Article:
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Leaving the iTunes Music Store open can kill your Mac’s battery life

Wondering why your Mac’s battery is dying so quickly? You might want to check if you’ve left the iTunes Music Store open. It turns out that Apple’s store eats up quite a bit of CPU power doing little more than rotating a few graphics.

Blogger Kirk McElhearn pointed out the problem in a blog post, saying he noticed opening the iTunes Music Store consistently led to iTunes taking up way too much CPU power. And the problem isn’t iTunes itself — shifting to anything but the Music Store reduces CPU usage almost instantly.

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“Don’t leave iTunes open on an iTunes Store page in the background if you’re using a laptop,” McElhearn concluded. The short post has been been getting attention from all over the web.

“It’s easy to pick on iTunes, but this is pretty egregious,” longtime John Gruber wrote for Daring Fireball.

Is the problem real? Here’s how to test this Apple-caused bug using only tools provided by Apple.

Apple has focused on improving battery life for the last few releases of OS X. Mavericks, for example, added the “Apps Using Significant Energy” function to the menubar. When you click the battery icon, you see a list of programs currently using up a lot of power.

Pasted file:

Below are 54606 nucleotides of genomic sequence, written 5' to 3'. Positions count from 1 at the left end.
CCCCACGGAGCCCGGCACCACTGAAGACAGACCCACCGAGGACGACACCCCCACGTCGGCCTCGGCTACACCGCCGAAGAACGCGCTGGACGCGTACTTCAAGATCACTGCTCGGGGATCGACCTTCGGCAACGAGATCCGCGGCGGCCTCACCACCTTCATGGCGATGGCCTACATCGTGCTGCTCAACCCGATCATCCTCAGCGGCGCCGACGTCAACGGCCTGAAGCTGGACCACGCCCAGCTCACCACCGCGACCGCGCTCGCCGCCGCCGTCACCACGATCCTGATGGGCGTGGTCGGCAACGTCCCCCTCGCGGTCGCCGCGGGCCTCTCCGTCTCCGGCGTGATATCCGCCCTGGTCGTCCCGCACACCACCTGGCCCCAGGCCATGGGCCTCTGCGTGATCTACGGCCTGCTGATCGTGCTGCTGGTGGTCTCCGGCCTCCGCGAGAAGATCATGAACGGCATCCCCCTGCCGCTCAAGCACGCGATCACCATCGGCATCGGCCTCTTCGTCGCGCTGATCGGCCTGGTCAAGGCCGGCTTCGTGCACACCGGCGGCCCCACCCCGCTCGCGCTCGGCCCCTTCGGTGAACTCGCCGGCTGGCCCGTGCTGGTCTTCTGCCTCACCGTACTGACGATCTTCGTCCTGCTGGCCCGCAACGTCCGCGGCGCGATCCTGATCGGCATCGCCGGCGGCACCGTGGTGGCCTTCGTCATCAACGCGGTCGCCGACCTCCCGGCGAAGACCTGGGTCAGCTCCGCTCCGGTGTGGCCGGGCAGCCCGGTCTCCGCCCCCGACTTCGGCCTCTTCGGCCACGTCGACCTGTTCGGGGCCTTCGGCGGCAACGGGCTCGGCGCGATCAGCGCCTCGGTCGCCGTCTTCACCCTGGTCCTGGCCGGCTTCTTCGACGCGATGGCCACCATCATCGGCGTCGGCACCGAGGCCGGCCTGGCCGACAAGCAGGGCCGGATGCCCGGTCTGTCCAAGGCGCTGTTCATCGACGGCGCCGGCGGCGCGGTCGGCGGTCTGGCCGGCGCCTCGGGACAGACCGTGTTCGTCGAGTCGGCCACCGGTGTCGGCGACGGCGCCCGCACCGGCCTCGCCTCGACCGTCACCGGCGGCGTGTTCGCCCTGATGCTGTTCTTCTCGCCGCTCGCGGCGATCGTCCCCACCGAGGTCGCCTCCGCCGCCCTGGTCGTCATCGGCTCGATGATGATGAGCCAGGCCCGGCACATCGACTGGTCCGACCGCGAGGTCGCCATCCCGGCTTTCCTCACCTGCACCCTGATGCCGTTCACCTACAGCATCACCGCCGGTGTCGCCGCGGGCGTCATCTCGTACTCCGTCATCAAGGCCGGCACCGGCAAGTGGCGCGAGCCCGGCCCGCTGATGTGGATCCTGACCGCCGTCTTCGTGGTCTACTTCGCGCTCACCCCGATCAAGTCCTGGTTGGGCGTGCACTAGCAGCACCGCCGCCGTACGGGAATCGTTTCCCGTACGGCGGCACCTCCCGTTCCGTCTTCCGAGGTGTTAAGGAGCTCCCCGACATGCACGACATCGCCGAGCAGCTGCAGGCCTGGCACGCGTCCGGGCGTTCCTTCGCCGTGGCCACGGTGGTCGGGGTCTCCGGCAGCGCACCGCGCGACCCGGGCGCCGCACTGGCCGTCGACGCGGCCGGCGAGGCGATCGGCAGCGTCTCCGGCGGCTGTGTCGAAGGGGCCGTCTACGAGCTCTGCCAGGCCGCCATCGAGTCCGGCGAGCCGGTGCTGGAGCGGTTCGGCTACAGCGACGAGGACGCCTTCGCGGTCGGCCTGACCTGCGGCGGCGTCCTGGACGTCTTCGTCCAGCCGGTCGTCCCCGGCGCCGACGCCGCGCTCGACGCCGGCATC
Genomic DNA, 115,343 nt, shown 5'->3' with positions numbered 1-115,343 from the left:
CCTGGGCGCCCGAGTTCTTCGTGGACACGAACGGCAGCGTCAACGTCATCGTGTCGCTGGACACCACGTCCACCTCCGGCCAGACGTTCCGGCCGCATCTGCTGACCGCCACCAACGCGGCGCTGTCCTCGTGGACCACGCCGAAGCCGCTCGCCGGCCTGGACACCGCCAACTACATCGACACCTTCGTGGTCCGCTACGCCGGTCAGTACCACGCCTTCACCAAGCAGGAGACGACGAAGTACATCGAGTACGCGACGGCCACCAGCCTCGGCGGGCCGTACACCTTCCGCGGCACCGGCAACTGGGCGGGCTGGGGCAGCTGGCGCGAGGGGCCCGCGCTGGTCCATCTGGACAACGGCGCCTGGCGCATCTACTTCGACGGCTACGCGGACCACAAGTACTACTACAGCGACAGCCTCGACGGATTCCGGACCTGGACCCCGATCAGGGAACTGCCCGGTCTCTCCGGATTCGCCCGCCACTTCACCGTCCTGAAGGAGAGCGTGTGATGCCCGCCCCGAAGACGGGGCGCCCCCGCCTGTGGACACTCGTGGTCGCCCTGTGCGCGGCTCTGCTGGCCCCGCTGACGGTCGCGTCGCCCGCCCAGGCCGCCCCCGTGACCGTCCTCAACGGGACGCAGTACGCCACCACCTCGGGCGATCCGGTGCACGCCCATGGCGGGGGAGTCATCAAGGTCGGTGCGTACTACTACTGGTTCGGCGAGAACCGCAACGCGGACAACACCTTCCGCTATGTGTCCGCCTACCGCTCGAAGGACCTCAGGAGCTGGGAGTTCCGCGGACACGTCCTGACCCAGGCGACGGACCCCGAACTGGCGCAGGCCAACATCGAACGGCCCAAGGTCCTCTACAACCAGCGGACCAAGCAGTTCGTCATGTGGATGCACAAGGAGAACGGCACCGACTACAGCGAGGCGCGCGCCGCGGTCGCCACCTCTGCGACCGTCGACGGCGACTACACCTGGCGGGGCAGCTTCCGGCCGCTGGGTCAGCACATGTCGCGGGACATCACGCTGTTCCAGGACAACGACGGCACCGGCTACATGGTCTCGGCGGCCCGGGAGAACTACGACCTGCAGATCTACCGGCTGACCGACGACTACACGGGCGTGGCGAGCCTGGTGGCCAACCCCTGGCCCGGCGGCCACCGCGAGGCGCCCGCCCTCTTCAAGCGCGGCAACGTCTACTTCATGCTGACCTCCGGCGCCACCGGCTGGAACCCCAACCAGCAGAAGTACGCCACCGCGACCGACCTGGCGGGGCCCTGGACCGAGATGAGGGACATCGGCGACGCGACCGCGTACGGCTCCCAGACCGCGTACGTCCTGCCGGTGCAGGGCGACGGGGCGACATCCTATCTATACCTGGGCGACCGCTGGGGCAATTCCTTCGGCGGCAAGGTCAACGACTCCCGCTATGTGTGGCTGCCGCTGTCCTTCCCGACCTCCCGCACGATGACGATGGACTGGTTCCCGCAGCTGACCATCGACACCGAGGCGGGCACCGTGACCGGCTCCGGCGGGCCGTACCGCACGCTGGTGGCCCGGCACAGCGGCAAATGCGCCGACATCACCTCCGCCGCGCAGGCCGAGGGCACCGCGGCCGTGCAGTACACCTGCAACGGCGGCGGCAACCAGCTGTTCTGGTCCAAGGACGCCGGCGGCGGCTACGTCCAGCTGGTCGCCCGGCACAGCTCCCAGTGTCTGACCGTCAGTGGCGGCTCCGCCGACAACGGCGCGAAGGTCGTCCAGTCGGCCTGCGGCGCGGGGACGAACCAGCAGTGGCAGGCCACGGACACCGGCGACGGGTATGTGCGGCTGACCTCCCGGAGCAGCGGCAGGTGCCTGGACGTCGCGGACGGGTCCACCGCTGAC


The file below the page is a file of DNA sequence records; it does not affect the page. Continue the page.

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Knowing that this exists, you can go ahead and diagnose the problem yourself. Open iTunes, head to the Music Store, then click the battery icon. You’ll almost certainly see iTunes there – it will stay there so long as the Music Store is open. Then browse away from the Music Store and look at your own music collection. After a minute or so, it will disappear. If you want even more detail, open the Activity Monitor, then browse between the Store and your music collection. You’ll see the CPU use for iTunes go up and down on command.

Apple will probably fix this issue eventually, but that won’t change the fact that iTunes serves way too many functions — music player, music store, iPhone syncing and diagnostic tool, and media hub just to name a few. Nothing else on OS X tries to be so many things at once, and when software tries to do that, it’s inevitable that something will be missed.